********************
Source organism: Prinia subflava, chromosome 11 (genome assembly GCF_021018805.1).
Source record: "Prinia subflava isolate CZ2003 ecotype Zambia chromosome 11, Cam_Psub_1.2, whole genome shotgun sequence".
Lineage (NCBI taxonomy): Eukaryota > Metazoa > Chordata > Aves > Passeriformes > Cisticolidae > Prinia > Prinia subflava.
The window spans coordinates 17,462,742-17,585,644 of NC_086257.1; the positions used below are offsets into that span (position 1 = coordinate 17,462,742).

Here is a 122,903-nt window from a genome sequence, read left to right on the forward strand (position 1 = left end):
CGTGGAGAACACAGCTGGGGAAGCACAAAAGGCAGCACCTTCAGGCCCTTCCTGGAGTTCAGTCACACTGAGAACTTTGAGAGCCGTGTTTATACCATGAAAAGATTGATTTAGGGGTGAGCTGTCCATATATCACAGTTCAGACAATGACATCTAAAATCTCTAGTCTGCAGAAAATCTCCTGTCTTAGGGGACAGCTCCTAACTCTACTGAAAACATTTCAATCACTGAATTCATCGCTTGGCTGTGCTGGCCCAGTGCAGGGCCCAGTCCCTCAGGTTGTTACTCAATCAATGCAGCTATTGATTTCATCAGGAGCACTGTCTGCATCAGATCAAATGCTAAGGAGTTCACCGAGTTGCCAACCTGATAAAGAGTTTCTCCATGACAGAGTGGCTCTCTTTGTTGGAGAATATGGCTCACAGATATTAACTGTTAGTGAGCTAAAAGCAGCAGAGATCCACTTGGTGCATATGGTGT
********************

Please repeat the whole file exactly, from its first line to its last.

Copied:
Source organism: Prinia subflava, chromosome 11 (genome assembly GCF_021018805.1).
Source record: "Prinia subflava isolate CZ2003 ecotype Zambia chromosome 11, Cam_Psub_1.2, whole genome shotgun sequence".
Lineage (NCBI taxonomy): Eukaryota > Metazoa > Chordata > Aves > Passeriformes > Cisticolidae > Prinia > Prinia subflava.
The window spans coordinates 17,462,742-17,585,644 of NC_086257.1; the positions used below are offsets into that span (position 1 = coordinate 17,462,742).

Here is a 122,903-nt window from a genome sequence, read left to right on the forward strand (position 1 = left end):
CGTGGAGAACACAGCTGGGGAAGCACAAAAGGCAGCACCTTCAGGCCCTTCCTGGAGTTCAGTCACACTGAGAACTTTGAGAGCCGTGTTTATACCATGAAAAGATTGATTTAGGGGTGAGCTGTCCATATATCACAGTTCAGACAATGACATCTAAAATCTCTAGTCTGCAGAAAATCTCCTGTCTTAGGGGACAGCTCCTAACTCTACTGAAAACATTTCAATCACTGAATTCATCGCTTGGCTGTGCTGGCCCAGTGCAGGGCCCAGTCCCTCAGGTTGTTACTCAATCAATGCAGCTATTGATTTCATCAGGAGCACTGTCTGCATCAGATCAAATGCTAAGGAGTTCACCGAGTTGCCAACCTGATAAAGAGTTTCTCCATGACAGAGTGGCTCTCTTTGTTGGAGAATATGGCTCACAGATATTAACTGTTAGTGAGCTAAAAGCAGCAGAGATCCACTTGGTGCATATGGTGT